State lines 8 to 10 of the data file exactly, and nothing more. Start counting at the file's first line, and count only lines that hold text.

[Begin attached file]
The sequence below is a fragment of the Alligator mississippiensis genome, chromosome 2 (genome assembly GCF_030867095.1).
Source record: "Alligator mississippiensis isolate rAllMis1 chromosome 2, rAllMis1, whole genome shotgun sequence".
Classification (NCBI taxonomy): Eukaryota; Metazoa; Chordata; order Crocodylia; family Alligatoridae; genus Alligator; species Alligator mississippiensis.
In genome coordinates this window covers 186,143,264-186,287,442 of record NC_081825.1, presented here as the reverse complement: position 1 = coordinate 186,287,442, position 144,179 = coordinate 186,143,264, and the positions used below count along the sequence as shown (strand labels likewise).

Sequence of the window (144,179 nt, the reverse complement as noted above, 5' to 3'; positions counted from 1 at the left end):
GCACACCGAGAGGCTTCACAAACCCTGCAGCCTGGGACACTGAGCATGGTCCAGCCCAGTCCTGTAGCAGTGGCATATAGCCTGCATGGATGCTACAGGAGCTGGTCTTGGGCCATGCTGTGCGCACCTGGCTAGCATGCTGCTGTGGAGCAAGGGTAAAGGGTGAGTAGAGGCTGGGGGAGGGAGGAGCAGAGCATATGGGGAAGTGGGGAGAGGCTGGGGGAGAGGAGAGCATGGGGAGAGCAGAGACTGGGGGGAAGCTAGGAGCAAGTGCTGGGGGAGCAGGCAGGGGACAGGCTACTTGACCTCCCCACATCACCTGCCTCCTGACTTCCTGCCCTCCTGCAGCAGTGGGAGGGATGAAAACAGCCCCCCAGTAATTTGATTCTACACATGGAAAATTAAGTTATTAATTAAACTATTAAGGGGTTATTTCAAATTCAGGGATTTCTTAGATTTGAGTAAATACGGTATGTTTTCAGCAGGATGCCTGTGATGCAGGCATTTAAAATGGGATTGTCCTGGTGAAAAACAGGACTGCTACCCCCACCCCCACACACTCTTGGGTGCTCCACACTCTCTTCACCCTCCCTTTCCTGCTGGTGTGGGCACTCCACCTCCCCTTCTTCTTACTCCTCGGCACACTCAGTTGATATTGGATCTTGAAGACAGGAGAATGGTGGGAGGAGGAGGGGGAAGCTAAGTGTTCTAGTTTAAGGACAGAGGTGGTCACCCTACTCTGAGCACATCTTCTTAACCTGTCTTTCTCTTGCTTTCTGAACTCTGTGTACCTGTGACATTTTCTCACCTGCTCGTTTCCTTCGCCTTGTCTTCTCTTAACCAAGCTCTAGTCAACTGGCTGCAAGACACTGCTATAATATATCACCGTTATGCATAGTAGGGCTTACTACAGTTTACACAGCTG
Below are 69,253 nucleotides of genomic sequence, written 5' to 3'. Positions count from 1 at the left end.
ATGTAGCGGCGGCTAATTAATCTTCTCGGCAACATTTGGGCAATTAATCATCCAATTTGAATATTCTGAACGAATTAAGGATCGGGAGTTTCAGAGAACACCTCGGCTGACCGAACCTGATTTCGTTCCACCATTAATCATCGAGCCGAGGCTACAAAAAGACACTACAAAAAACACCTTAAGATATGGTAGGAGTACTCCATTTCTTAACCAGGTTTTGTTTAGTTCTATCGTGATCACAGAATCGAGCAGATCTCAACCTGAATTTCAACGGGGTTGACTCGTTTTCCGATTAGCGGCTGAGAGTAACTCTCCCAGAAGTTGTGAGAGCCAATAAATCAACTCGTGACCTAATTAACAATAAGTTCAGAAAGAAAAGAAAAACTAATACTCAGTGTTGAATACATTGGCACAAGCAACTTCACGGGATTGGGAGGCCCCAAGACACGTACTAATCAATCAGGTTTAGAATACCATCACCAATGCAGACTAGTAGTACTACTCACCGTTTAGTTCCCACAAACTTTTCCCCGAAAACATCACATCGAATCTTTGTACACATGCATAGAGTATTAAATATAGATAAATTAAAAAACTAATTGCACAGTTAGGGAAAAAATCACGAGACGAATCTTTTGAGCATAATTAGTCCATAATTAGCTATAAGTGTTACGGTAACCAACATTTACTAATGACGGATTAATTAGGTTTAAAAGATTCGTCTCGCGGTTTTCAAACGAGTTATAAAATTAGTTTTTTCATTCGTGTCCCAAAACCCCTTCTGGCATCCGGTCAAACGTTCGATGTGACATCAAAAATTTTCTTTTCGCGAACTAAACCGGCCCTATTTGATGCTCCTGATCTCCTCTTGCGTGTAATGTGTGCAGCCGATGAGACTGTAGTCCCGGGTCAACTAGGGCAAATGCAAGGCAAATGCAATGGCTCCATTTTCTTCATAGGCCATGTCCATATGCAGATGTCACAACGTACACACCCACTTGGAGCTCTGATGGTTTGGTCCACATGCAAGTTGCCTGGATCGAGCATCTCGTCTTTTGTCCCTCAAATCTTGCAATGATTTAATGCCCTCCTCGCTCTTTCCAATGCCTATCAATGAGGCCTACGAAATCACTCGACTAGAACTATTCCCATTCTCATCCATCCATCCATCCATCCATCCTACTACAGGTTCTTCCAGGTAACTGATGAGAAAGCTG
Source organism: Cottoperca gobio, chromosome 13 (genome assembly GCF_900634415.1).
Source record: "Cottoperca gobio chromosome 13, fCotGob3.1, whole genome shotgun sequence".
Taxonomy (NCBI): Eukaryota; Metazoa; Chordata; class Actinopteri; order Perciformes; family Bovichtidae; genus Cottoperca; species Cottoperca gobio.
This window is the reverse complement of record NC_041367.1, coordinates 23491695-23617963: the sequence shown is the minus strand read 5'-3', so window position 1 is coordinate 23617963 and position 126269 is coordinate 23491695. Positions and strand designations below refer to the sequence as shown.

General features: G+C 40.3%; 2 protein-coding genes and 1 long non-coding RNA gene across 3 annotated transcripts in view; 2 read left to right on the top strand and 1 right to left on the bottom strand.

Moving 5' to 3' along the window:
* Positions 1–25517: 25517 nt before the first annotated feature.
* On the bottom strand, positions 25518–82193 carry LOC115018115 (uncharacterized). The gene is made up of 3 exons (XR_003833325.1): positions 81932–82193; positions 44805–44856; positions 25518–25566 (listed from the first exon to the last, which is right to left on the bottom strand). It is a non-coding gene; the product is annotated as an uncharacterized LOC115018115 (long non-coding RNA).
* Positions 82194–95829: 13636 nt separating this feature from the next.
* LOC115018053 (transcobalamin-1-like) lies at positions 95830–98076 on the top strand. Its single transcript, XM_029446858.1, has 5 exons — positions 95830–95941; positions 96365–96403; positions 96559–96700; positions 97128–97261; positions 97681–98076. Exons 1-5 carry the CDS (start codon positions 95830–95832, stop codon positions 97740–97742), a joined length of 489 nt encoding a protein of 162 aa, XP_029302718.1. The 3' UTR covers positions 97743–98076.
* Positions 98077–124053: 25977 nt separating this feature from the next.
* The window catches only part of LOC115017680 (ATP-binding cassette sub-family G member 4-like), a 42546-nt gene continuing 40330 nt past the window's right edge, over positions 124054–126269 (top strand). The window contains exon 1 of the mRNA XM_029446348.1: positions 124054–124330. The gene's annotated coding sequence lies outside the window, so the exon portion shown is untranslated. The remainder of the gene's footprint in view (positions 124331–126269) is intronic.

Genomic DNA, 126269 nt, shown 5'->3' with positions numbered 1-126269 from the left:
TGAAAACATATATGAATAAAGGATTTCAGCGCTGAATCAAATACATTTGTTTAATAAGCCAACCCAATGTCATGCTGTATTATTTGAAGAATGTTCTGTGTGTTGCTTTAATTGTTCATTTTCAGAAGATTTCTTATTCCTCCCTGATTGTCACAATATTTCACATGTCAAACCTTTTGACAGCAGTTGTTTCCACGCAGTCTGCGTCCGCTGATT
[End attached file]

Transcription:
ATGTAGCGGCGGCTAATTAATCTTCTCGGCAACATTTGGGCAATTAATCATCCAATTTGAATATTCTGAACGAATTAAGGATCGGGAGTTTCAGAGAACACCTCGGCTGACCGAACCTGATTTCGTTCCACCATTAATCATCGAGCCGAGGCTACAAAAAGACACTACAAAAAACACCTTAAGATATGGTAGGAGTACTCCATTTCTTAACCAGGTTTTGTTTAGTTCTATCGTGATCACAGAATCGAGCAGATCTCAACCTGAATTTCAACGGGGTTGACTCGTTTTCCGATTAGCGGCTGAGAGTAACTCTCCCAGAAGTTGTGAGAGCCAATAAATCAACTCGTGACCTAATTAACAATAAGTTCAGAAAGAAAAGAAAAACTAATACTCAGTGTTGAATACATTGGCACAAGCAACTTCACGGGATTGGGAGGCCCCAAGACACGTACTAATCAATCAGGTTTAGAATACCATCACCAATGCAGACTAGTAGTACTACTCACCGTTTAGTTCCCACAAACTTTTCCCCGAAAACATCACATCGAATCTTTGTACACATGCATAGAGTATTAAATATAGATAAATTAAAAAACTAATTGCACAGTTAGGGAAAAAATCACGAGACGAATCTTTTGAGCATAATTAGTCCATAATTAGCTATAAGTGTTACGGTAACCAACATTTACTAATGACGGATTAATTAGGTTTAAAAGATTCGTCTCGCGGTTTTCAAACGAGTTATAAAATTAGTTTTTTCATTCGTGTCCCAAAACCCCTTCTGGCATCCGGTCAAACGTTCGATGTGACATCAAAAATTTTCTTTTCGCGAACTAAACCGGCCCTATTTGATGCTCCTGATCTCCTCTTGCGTGTAATGTGTGCAGCCGATGAGACTGTAGTCCCGGGTCAACTAGGGCAAATGCAAGGCAAATGCAATGGCTCCATTTTCTTCATAGGCCATGTCCATATGCAGATGTCACAACGTACACACCCACTTGGAGCTCTGATGGTTTGGTCCACATGCAAGTTGCCTGGATCGAGCATCTCGTCTTTTGTCCCTCAAATCTTGCAATGATTTAATGCCCTCCTCGCTCTTTCCAATGCCTATCAATGAGGCCTACGAAATCACTCGACTAGAACTATTCCCATTCTCATCCATCCATCCATCCATCCATCCTACTACAGGTTCTTCCAGGTAACTGATGAGAAAGCTG
Source organism: Cottoperca gobio, chromosome 13 (genome assembly GCF_900634415.1).
Source record: "Cottoperca gobio chromosome 13, fCotGob3.1, whole genome shotgun sequence".